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Regurgitating food

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nodster
Posts: 2
Joined: Mon Jan 20, 2014 12:06 pm

Regurgitating food

Post by nodster » Mon Jan 20, 2014 12:14 pm

My male IRN is 6 years old and seems to be regurgitating alot, :?: do you think he needs a mate?

MissK
Posts: 3006
Joined: Sun Jul 22, 2012 3:46 pm
Location: Baltimore, Maryland, U.S.A.

Re: Regurgitating food

Post by MissK » Mon Jan 20, 2014 1:29 pm

In a nutshell, no. Having a mate will increase hormonal related activity, not decrease it.

My bird has a sometimes regurgitation hobby. He is almost 12. Last year he started regurgitating enthusiastically at just about the turn of the year, and kept it up for months. I was even worried he was keeping enough food to not starve!

He fed his toys. One by one, I took them away. He fed his vegetables. He fed the bars of the cage. I tried tinkering with his diet, to no avail. I gave him back his toys and figured I now had a bird who feeds stuff. In late Spring he stopped.

This Fall I tried manipulating the light to try and prevent him feeling so hormonal and starting the regurgitation again. It didn't work, and I had some other reasons to discontinue monkeying with lights, so I put him back onto natural daylight. Since, he has fed a few things, but overall is not doing it. There seem to be some factors:

If I give him warm grain mush he immediately starts regurgitation. If I give him a whole lot of nuts he resumes regurgitation. If any of his food is in extra bountiful supply he regurgitates. These things make sense to me. I think birds are more inclined to nesting in times of bounty. (This is my opinion.) Rocky also has a new "tree" for playing outside the cage, and it affords him more interest than just flying around the room and coming back to the cage. He has had the chance to build and use a few more skills on this tree and in his cage. He had a Budgie neighbor last year, but now has a cage of four very active Budgies next to his cage. I also spend more time in his room, having placed my computer there. A question is raised in my mind whether the increased environmental enrichment has given him something else to focus on.

Interesting to note, this afternoon we had a visit from another Ringneck and a Quaker. Rocky got to eat more nuts that he would usually, and he got to see these other birds in his home at close range. There was a lot of food leftover, so he got a very big bowl of goodies when the visit ended. Shortly after they left, I observed him making the characteristic neck motions that precede regurgitation towards an almond shell, though it doesn't look like he actually did it. I will be interested to see if regurgitation resumes.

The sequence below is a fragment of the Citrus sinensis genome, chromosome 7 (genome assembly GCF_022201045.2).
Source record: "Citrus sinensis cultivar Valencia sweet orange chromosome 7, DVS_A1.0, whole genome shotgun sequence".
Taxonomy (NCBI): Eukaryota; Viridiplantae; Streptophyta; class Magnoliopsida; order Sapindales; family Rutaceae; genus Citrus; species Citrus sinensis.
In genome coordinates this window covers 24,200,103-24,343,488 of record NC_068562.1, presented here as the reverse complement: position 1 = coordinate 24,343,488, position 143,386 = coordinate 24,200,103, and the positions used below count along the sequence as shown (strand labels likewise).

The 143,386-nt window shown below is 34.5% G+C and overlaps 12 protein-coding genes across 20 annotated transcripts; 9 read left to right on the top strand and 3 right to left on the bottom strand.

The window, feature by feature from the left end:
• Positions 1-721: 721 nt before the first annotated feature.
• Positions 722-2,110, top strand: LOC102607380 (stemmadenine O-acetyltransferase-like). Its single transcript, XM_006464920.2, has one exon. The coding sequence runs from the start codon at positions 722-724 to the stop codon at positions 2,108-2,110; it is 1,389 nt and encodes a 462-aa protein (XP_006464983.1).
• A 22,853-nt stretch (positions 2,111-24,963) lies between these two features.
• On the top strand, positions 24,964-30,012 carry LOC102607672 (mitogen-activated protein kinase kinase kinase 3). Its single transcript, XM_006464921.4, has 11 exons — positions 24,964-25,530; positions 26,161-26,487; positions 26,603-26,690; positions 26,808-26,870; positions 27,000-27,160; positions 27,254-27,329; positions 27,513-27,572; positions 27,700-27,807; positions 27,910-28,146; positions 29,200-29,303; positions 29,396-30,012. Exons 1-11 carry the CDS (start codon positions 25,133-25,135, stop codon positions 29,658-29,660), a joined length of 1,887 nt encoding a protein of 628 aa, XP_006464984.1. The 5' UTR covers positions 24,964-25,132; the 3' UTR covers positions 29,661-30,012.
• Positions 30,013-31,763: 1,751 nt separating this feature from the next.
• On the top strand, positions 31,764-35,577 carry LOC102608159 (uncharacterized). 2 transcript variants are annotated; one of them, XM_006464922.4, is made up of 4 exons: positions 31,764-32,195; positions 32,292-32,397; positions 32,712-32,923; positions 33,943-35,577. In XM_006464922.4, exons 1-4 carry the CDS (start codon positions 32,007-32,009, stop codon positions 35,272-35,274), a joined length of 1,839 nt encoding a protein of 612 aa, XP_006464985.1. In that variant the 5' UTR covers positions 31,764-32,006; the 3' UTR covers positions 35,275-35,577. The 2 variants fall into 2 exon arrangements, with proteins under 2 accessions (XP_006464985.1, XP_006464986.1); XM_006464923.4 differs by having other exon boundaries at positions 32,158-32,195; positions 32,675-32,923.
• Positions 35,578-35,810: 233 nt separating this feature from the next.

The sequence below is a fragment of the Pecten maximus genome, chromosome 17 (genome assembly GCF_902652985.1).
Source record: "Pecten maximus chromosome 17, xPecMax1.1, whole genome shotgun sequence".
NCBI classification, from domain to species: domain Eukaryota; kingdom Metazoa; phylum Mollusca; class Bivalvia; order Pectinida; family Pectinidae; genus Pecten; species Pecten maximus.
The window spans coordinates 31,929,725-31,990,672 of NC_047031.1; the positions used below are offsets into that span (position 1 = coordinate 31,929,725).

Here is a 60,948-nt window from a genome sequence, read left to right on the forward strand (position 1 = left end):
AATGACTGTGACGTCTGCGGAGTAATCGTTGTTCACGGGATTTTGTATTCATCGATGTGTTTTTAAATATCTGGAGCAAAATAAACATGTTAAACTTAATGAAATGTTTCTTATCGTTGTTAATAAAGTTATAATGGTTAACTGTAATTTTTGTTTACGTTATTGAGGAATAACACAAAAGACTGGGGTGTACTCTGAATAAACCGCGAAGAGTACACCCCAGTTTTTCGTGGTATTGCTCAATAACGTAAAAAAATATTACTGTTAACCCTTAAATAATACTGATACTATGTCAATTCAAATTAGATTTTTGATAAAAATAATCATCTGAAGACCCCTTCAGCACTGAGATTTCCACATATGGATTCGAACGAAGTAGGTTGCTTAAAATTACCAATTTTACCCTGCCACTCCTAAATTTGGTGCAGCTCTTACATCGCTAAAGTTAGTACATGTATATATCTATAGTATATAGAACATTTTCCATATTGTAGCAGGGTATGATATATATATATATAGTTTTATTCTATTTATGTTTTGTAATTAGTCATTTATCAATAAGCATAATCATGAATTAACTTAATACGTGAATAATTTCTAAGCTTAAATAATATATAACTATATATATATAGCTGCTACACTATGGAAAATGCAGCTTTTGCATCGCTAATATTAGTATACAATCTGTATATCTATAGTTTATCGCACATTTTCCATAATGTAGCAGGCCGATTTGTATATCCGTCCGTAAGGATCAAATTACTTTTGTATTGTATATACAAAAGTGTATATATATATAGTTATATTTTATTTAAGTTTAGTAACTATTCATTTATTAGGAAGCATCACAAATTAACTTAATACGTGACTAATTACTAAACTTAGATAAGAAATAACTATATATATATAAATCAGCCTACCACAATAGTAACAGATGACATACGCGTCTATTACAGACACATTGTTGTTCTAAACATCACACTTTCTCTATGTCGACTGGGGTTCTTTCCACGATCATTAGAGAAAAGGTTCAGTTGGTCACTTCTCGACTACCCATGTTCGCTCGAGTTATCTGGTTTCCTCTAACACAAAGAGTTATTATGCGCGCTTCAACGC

If the regurgitation bothers you, or is excessive, you might try cutting back on the foods I mentioned. Others advised me to reduce the sugar in his diet, but there isn't much sugar there to start with. I did not alter his sugar intake. I was advised to remove the toys, and it did not seem to matter at all for Rocky, but might for your bird.

This is the bulk of my experience with male IRN seasonal regurgitation. If your bird is feeding you, I feel you may have an inappropriate bonding situation, and the steps to address it will be different. If you have specific questions I can attempt to answer them, but as I said, this is the bulk of what I've seen.
-MissK

nodster
Posts: 2
Joined: Mon Jan 20, 2014 12:06 pm

Re: Regurgitating food

Post by nodster » Mon Jan 20, 2014 3:07 pm

Thank you, he isnt regurgitating to me but to any object that gets near him. I will take your advice on the food situation, he also has very little if any sugar except from fruit so I would hope that isnt an issue. Thanks again

machine
Posts: 1
Joined: Sun Nov 01, 2015 12:08 am

Re: Regurgitating food

Post by machine » Sun Nov 01, 2015 12:13 am

All my handraised ringnecks started regurgitating at about 6/7 years old.

The stink and the noise 24/7 drove me crazy so I snapped all 4 of their necks. That stopped them dead.

NEVER get male ringnecks, get any other bird.

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